On the hitting times of quantum versus random walks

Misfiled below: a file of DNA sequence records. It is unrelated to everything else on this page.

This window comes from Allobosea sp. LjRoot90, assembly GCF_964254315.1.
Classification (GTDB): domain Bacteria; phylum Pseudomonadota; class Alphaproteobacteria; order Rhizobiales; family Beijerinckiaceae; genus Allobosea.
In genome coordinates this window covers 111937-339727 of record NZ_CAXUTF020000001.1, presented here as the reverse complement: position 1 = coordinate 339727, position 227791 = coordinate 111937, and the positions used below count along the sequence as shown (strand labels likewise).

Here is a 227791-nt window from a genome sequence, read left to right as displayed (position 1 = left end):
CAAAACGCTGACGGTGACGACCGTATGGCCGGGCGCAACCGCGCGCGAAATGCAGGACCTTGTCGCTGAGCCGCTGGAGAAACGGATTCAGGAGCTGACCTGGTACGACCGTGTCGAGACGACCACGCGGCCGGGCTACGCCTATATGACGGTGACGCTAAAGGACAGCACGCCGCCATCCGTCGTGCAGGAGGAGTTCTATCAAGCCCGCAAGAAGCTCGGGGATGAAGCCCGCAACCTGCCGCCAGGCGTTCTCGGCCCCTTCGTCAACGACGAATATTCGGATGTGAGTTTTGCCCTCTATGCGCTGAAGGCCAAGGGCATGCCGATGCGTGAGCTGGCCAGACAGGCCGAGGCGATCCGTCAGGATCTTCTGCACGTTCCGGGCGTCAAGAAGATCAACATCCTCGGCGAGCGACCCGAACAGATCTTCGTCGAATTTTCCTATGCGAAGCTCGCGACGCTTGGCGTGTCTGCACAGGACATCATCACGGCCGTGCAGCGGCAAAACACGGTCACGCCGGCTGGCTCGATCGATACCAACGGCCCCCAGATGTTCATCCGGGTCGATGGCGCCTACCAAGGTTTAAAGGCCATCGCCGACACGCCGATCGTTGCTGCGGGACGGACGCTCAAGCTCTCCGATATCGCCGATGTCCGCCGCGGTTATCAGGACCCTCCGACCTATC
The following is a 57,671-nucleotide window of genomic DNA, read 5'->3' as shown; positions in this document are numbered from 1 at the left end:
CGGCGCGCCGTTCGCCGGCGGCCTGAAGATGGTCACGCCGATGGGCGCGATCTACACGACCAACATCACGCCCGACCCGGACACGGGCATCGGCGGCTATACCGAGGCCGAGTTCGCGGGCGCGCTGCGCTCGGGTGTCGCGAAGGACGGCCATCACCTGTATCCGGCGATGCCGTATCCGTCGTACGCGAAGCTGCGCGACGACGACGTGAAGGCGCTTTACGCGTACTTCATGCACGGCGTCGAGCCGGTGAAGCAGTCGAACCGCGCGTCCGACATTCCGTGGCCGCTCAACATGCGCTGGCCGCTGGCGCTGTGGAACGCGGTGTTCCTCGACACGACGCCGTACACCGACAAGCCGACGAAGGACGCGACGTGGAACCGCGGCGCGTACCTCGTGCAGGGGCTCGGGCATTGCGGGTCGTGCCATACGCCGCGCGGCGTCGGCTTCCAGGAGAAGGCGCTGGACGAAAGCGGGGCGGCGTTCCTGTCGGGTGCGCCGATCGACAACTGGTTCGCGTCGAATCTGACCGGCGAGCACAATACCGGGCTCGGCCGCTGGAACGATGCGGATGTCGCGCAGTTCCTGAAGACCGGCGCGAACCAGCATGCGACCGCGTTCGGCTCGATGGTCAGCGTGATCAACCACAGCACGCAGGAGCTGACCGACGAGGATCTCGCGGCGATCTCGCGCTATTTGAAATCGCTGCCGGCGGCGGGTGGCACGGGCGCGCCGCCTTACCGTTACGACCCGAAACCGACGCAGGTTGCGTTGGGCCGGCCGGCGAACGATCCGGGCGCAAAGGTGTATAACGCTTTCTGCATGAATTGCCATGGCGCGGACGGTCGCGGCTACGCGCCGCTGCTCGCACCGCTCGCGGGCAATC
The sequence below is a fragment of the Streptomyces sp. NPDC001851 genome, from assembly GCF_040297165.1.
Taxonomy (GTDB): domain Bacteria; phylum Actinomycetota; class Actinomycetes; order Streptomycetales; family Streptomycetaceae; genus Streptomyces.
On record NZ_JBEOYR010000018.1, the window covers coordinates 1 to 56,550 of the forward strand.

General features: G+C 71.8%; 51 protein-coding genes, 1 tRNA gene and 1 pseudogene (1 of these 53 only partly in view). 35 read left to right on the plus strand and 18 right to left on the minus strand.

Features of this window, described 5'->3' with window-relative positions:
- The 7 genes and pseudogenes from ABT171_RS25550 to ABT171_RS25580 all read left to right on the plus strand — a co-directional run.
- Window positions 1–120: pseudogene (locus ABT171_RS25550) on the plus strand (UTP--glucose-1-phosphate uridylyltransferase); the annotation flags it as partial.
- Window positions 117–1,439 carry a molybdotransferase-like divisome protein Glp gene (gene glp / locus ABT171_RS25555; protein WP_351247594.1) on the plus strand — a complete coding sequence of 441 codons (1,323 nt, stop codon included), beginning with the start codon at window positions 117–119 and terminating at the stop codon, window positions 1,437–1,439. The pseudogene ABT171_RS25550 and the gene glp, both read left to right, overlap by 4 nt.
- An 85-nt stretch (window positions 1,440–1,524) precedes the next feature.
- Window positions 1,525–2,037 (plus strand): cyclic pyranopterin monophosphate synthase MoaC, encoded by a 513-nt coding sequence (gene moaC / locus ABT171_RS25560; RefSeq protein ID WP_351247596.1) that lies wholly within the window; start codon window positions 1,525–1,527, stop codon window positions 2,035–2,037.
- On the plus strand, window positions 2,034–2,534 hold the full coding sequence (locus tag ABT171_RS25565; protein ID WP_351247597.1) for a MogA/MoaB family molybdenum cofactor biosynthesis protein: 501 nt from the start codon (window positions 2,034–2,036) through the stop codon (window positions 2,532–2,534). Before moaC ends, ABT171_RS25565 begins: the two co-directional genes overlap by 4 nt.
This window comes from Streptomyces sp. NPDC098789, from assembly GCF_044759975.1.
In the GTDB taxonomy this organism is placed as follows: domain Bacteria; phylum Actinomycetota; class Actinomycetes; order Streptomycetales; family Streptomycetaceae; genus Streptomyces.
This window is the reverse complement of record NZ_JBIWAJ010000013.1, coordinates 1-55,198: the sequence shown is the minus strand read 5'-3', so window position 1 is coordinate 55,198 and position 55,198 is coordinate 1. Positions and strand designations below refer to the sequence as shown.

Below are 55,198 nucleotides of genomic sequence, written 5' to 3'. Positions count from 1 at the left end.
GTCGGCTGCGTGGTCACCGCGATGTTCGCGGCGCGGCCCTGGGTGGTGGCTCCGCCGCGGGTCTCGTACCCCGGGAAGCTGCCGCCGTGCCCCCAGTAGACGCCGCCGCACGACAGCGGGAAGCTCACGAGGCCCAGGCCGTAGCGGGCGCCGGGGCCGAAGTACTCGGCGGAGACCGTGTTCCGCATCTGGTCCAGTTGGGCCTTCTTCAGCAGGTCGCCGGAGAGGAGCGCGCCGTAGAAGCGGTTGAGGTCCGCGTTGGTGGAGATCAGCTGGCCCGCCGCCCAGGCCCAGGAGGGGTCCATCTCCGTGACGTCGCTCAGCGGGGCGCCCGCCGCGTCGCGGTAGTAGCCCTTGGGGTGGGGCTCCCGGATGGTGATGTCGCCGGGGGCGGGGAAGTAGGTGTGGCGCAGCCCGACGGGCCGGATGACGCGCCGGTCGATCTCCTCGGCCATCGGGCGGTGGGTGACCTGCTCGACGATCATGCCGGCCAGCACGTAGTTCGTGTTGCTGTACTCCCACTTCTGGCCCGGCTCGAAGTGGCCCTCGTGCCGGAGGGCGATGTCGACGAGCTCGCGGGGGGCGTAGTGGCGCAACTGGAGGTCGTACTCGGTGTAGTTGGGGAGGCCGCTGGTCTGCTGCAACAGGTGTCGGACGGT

The hitting time of a classical random walk (Markov chain) is the time required to detect the presence of -- or equivalently, to find -- a marked state. The hitting time of a quantum walk is subtler to define; in particular, it is unknown whether the detection and finding problems have the same time complexity. In this paper we define new Monte Carlo type classical and quantum hitting times, and we prove several relationships among these and the already existing Las Vegas type definitions. In particular, we show that for some marked state the two types of hitting time are of the same order in both the classical and the quantum case. Further, we prove that for any reversible ergodic Markov chain P, the quantum hitting time of the quantum analogue of P has the same order as the square root of the classical hitting time of P. We also investigate the (im)possibility of achieving a gap greater than quadratic using an alternative quantum walk. In doing so, we define a notion of reversibility for a broad class of quantum walks and show how to derive from any such quantum walk a classical analogue. For the special case of quantum walks built on reflections, we show that the hitting time of the classical analogue is exactly the square of the quantum walk. Finally, we present new quantum algorithms for the detection and finding problems. The complexities of both algorithms are related to the new, potentially smaller, quantum hitting times. The detection algorithm is based on phase estimation and is particularly simple. The finding algorithm combines a similar phase estimation based procedure with ideas of Tulsi from his recent theorem  for the 2D grid. Extending his result, we show that for any state-transitive Markov chain with unique marked state, the quantum hitting time is of the same order for both the detection and finding problems.